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Instrumentation, Control and Automation in Anaerobic Digestion

Liu, Jing LU (2003)
Abstract
Anaerobic digestion (AD) is a biochemical process in nature. It has been used to decompose organic waste in order to reduce environmental pollution, and to destroy pathogenic microorganisms for the protection of human and animal health. The process itself produces methane, which can then be used as an energy source. The use of AD in an integrated resource recovery system is one of the most important ways of achieving economic and environmental benefits.



Owing to the fact that the successful anaerobic conversion of organic waste to biogas relies on a series of biochemical reactions carried out by different groups of anaerobic microorganisms that live interdependently, the process is often considered to be unstable and... (More)
Anaerobic digestion (AD) is a biochemical process in nature. It has been used to decompose organic waste in order to reduce environmental pollution, and to destroy pathogenic microorganisms for the protection of human and animal health. The process itself produces methane, which can then be used as an energy source. The use of AD in an integrated resource recovery system is one of the most important ways of achieving economic and environmental benefits.



Owing to the fact that the successful anaerobic conversion of organic waste to biogas relies on a series of biochemical reactions carried out by different groups of anaerobic microorganisms that live interdependently, the process is often considered to be unstable and sensitive to environmental changes. Apart from the need to develop advanced bioreactors, close monitoring and control of the AD process has been recognized to be a necessary factor for ensuring reliable and stable operation and guarding the process against failure.



One objective of the work reported in the thesis has been to investigate new analytical methods for on-line monitoring of the AD process. More specifically, the emphasis has been very much on biosensor development for analysis of intermediate fermentation products from consecutive biochemical breakdown of organic polymers to methane and carbon dioxide, as monitored by means of short-term biochemical oxygen demand (BOD). In comparison with the conventional BOD 5-day test, the biosensor was capable of estimating the BOD value rapidly (i.e. within a minute) and of providing satisfying results regarding both precision and agreement with values obtained from the 5-day test. In order to make the sensor a suitable candidate for industrial application in the field, a novel design of BOD biosensor was developed to simplify construction of the sensor and renewal of the biochemical receptor. By using a mixed culture as the bio-receptor, the sensor design allows rapid and convenient renewal of the bio-receptor on a regular basis and on-line assay of a broad range of substrates.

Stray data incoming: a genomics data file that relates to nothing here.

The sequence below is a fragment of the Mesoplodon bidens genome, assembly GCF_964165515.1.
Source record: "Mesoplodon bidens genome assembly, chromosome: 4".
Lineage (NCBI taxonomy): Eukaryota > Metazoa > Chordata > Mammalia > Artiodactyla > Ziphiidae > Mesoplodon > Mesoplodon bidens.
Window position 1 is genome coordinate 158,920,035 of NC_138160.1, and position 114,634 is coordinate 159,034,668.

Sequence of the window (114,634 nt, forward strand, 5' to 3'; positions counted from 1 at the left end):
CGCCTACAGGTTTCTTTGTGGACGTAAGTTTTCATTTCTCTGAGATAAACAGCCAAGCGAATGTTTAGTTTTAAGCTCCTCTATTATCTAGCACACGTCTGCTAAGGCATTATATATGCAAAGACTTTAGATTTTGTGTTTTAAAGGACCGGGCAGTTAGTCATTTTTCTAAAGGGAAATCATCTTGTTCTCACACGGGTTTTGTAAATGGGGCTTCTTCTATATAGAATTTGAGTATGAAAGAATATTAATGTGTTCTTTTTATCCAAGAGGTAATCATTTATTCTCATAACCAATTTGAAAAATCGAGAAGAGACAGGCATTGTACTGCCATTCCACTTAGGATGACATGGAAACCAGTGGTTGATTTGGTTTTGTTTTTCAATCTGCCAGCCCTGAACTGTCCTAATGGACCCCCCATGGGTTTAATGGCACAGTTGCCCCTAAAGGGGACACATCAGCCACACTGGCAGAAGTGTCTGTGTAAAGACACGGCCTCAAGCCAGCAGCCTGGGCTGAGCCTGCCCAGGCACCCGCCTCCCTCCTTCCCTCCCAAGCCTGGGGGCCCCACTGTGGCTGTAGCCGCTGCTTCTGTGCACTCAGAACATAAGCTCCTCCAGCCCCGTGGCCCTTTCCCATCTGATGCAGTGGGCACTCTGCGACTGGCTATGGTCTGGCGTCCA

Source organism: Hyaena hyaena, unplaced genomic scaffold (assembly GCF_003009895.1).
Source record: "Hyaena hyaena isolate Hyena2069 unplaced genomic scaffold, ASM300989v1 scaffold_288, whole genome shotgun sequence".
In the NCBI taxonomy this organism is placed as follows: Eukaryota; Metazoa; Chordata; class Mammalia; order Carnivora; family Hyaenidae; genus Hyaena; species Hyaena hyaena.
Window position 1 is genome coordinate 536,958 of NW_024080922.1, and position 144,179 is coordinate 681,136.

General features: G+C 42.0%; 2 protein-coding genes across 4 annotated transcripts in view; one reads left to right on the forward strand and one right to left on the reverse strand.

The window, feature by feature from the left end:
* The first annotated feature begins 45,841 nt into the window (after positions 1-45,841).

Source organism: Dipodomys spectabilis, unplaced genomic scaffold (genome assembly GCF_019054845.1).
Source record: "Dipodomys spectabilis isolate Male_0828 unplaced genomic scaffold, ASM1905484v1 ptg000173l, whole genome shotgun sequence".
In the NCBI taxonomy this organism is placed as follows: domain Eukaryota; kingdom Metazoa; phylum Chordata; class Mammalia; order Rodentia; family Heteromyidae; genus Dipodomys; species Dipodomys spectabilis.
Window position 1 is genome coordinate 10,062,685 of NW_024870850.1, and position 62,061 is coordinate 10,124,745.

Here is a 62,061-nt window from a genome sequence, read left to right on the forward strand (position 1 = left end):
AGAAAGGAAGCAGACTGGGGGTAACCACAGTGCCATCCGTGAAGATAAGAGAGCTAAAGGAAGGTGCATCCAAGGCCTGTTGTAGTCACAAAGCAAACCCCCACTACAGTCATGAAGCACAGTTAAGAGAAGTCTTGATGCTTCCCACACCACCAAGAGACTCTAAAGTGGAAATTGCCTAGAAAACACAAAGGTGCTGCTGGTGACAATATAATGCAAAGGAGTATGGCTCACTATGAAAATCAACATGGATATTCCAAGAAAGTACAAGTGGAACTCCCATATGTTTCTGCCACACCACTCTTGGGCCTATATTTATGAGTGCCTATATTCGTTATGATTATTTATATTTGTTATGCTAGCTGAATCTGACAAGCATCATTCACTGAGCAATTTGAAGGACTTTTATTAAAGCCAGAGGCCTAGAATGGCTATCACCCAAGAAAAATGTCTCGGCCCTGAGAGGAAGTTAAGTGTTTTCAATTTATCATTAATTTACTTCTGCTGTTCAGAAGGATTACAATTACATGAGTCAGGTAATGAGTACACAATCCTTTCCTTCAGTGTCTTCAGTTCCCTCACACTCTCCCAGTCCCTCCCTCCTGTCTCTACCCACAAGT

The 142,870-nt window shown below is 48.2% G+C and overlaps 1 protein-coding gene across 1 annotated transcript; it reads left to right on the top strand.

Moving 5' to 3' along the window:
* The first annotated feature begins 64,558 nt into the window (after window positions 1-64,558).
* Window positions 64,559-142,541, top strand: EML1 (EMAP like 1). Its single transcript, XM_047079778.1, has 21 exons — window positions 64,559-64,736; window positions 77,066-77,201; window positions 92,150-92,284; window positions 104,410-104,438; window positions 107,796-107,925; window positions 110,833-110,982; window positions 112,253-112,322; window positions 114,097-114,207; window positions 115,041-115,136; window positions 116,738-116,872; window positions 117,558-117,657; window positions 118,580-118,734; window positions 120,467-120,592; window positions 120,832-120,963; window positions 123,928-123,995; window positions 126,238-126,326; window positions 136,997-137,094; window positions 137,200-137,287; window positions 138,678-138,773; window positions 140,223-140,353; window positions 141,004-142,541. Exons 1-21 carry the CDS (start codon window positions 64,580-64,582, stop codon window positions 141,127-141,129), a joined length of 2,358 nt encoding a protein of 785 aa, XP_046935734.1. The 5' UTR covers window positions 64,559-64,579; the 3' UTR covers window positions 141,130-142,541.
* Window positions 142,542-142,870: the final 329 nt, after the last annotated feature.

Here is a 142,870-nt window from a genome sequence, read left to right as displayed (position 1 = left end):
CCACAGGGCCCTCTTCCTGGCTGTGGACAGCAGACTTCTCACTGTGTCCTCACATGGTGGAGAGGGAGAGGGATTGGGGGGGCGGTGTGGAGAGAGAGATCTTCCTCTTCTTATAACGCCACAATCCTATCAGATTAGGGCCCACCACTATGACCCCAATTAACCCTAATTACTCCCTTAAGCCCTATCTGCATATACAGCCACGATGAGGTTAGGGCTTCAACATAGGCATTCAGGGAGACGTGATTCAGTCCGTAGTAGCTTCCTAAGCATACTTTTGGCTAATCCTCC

Another aspect of the work was to investigate new control strategies for operating AD processes efficiently at high load. One successful implementation was a control system consisting of a cascade controller that was embedded into a rule-based supervisory system, based on a new principle of probing control. The control system was not only able to respond rapidly to process imbalance, but also to schedule control tasks according to different time scales. Good control performance was achieved during start-up and steady-state running operations, and also rejection of disturbances. The controller was capable of compensating for the negative effects of different types of underload and overload, as well as the temperature variability of the reactor. Furthermore, the control system attempted to steer the reactor load progressively to a maximum value while keeping the microbial ecosystem in balance. This control strategy can be considered to be an interesting and promising approach for achievement of an economically feasible anaerobic process. (Less)
Please use this url to cite or link to this publication:
author
supervisor
opponent
  • Dr Spanjers, Henri, LeAF - Lettinga Associates Foundation, The Netherlands.
organization
publishing date
type
Thesis
publication status
published
subject
keywords
Bioteknik, Biotechnology, ICA, automation, control, monitoring, biosensor, instrumentation, anaerobic digestion, biogas
pages
186 pages
publisher
Siv Holmqvist, Department of Biotechnology, Lund University
defense location
Lecture hall A, at the Center for Chemistry and Chemical Engineering, Sölvegatan 39, Lund Institute of Technology.
defense date
2003-12-05 13:15:00
external identifiers
  • other:ISRN: LUTKDH/TKBT- -03/1070- -SE
ISBN
91-89627-17-2
language
English
LU publication?
yes
additional info